Losing

Good evening! I nearly forgot to write in you. It's almost midnight. But I will keep to this practice.


It's near midnight but I have that feeling, as I do almost every night, where I'm not sure that I've done enough. I think after I finish this blogpost I will arrange my books by color and listen to a podcast about meditation.

That's what I will do, yes.

Little exercises in the pointless for me to valorously welcome in the night.


When I'm too nervous or anxious about doing something, I just let myself do it as poorly as possible. I don't take the leap. I just throw my hands up, lean back. Feel gravity gather in my heels, a weightlessness tingling in the small of my back as I fall backwards from the plank. Not even looking it in the eye.

I once asked Maria if she ever felt like doing everything wrong just to prove that it's not that big of a deal. To sabotage her life completely so as not to fear it happening by accident. I assumed this was something that most people feel, and I've come around to the other side. That's insane.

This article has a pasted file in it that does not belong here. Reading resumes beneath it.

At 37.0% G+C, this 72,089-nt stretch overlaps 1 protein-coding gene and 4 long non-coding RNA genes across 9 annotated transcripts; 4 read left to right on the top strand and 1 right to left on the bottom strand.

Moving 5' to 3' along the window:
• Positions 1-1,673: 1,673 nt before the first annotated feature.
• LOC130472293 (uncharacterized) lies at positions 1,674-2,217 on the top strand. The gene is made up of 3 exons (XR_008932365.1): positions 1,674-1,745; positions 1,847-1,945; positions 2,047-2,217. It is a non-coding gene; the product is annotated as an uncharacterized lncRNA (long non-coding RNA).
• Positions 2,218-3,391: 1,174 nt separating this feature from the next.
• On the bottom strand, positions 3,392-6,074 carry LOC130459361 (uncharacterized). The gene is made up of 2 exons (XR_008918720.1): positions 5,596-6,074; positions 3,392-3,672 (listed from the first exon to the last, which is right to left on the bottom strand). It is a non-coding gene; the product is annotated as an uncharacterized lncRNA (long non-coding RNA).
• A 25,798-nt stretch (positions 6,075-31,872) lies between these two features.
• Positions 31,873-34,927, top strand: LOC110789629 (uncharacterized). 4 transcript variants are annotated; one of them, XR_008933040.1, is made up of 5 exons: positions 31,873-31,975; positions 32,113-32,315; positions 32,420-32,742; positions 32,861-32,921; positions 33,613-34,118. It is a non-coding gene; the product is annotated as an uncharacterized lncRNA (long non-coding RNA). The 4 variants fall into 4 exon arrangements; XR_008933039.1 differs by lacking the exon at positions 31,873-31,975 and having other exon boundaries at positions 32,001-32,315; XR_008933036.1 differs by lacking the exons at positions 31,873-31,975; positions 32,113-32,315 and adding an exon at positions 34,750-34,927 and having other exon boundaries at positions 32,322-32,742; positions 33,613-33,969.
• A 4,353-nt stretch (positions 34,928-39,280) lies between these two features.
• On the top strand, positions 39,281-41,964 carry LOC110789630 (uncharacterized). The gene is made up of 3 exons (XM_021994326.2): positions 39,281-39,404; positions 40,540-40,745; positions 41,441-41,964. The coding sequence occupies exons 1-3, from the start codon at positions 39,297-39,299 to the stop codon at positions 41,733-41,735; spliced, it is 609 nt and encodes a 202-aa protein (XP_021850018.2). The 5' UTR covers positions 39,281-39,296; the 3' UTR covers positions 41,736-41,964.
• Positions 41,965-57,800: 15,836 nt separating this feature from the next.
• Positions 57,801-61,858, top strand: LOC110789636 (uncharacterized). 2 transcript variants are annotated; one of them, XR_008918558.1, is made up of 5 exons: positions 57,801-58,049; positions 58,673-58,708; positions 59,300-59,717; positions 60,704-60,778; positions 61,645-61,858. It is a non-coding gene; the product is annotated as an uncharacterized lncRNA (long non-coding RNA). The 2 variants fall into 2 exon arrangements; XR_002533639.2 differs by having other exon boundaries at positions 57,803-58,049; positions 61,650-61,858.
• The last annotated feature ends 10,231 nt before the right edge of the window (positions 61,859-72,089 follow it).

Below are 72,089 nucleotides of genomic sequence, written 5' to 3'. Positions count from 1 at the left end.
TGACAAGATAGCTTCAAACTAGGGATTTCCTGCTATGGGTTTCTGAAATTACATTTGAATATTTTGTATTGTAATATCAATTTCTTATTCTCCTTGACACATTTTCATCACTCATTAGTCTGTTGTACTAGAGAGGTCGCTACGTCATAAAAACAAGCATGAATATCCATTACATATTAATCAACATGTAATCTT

It came from something I read about Dostoyevsky, I think it was the preface to The Gambler, and I would have been reading it at The Strand, trying very hard to sabotage my life. In it was something about how what really thrilled Dostoyevsky about gambling wasn't winning, but losing. Terribly. Squandering it, squandering it all. It doesn't mean anything, because I gave it away. I let chance have it, again and again.

Perhaps this is why I'm not very competitive. I enjoy losing too much. I expect it, and when it finds me, I am reassured. Order is there. Winning is a surprise.

If I win, I win messily, begrudgingly. A split decision. I expect everyone to be upset, booing from beyond the ropes. And I am with them. Who cares about winning? You can have it.